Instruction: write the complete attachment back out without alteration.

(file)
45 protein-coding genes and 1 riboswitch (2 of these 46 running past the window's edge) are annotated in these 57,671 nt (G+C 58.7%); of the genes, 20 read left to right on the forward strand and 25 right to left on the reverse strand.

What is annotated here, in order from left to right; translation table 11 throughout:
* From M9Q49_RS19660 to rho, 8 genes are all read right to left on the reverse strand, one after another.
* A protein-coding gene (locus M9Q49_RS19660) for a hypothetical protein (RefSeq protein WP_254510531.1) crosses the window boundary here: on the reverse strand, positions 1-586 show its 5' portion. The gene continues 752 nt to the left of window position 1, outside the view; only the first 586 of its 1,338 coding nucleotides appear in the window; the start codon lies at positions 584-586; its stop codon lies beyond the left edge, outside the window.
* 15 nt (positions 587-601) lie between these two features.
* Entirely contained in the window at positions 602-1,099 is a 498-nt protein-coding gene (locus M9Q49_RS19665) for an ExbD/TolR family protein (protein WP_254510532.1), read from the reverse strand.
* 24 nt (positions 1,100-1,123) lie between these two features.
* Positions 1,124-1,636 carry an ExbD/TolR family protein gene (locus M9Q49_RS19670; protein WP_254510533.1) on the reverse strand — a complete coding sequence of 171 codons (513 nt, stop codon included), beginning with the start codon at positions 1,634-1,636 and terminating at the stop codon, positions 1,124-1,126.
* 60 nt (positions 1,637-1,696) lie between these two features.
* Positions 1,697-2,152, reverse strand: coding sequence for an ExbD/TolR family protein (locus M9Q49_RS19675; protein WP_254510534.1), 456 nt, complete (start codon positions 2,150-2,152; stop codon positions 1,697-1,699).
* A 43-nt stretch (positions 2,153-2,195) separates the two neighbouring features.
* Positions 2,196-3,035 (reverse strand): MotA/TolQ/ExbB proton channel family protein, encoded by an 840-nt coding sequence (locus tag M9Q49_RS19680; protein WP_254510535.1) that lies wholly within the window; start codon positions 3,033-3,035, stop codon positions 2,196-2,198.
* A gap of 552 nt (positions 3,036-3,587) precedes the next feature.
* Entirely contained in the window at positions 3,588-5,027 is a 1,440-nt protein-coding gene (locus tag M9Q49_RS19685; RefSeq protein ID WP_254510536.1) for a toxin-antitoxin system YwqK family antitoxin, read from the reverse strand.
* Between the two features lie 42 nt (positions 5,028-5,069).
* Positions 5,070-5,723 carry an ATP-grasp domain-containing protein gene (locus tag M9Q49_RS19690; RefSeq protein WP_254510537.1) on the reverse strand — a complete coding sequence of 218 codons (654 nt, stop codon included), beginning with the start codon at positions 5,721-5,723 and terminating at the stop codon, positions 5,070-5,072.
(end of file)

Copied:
45 protein-coding genes and 1 riboswitch (2 of these 46 running past the window's edge) are annotated in these 57,671 nt (G+C 58.7%); of the genes, 20 read left to right on the forward strand and 25 right to left on the reverse strand.

What is annotated here, in order from left to right; translation table 11 throughout:
* From M9Q49_RS19660 to rho, 8 genes are all read right to left on the reverse strand, one after another.
* A protein-coding gene (locus M9Q49_RS19660) for a hypothetical protein (RefSeq protein WP_254510531.1) crosses the window boundary here: on the reverse strand, positions 1-586 show its 5' portion. The gene continues 752 nt to the left of window position 1, outside the view; only the first 586 of its 1,338 coding nucleotides appear in the window; the start codon lies at positions 584-586; its stop codon lies beyond the left edge, outside the window.
* 15 nt (positions 587-601) lie between these two features.
* Entirely contained in the window at positions 602-1,099 is a 498-nt protein-coding gene (locus M9Q49_RS19665) for an ExbD/TolR family protein (protein WP_254510532.1), read from the reverse strand.
* 24 nt (positions 1,100-1,123) lie between these two features.
* Positions 1,124-1,636 carry an ExbD/TolR family protein gene (locus M9Q49_RS19670; protein WP_254510533.1) on the reverse strand — a complete coding sequence of 171 codons (513 nt, stop codon included), beginning with the start codon at positions 1,634-1,636 and terminating at the stop codon, positions 1,124-1,126.
* 60 nt (positions 1,637-1,696) lie between these two features.
* Positions 1,697-2,152, reverse strand: coding sequence for an ExbD/TolR family protein (locus M9Q49_RS19675; protein WP_254510534.1), 456 nt, complete (start codon positions 2,150-2,152; stop codon positions 1,697-1,699).
* A 43-nt stretch (positions 2,153-2,195) separates the two neighbouring features.
* Positions 2,196-3,035 (reverse strand): MotA/TolQ/ExbB proton channel family protein, encoded by an 840-nt coding sequence (locus tag M9Q49_RS19680; protein WP_254510535.1) that lies wholly within the window; start codon positions 3,033-3,035, stop codon positions 2,196-2,198.
* A gap of 552 nt (positions 3,036-3,587) precedes the next feature.
* Entirely contained in the window at positions 3,588-5,027 is a 1,440-nt protein-coding gene (locus tag M9Q49_RS19685; RefSeq protein ID WP_254510536.1) for a toxin-antitoxin system YwqK family antitoxin, read from the reverse strand.
* Between the two features lie 42 nt (positions 5,028-5,069).
* Positions 5,070-5,723 carry an ATP-grasp domain-containing protein gene (locus tag M9Q49_RS19690; RefSeq protein WP_254510537.1) on the reverse strand — a complete coding sequence of 218 codons (654 nt, stop codon included), beginning with the start codon at positions 5,721-5,723 and terminating at the stop codon, positions 5,070-5,072.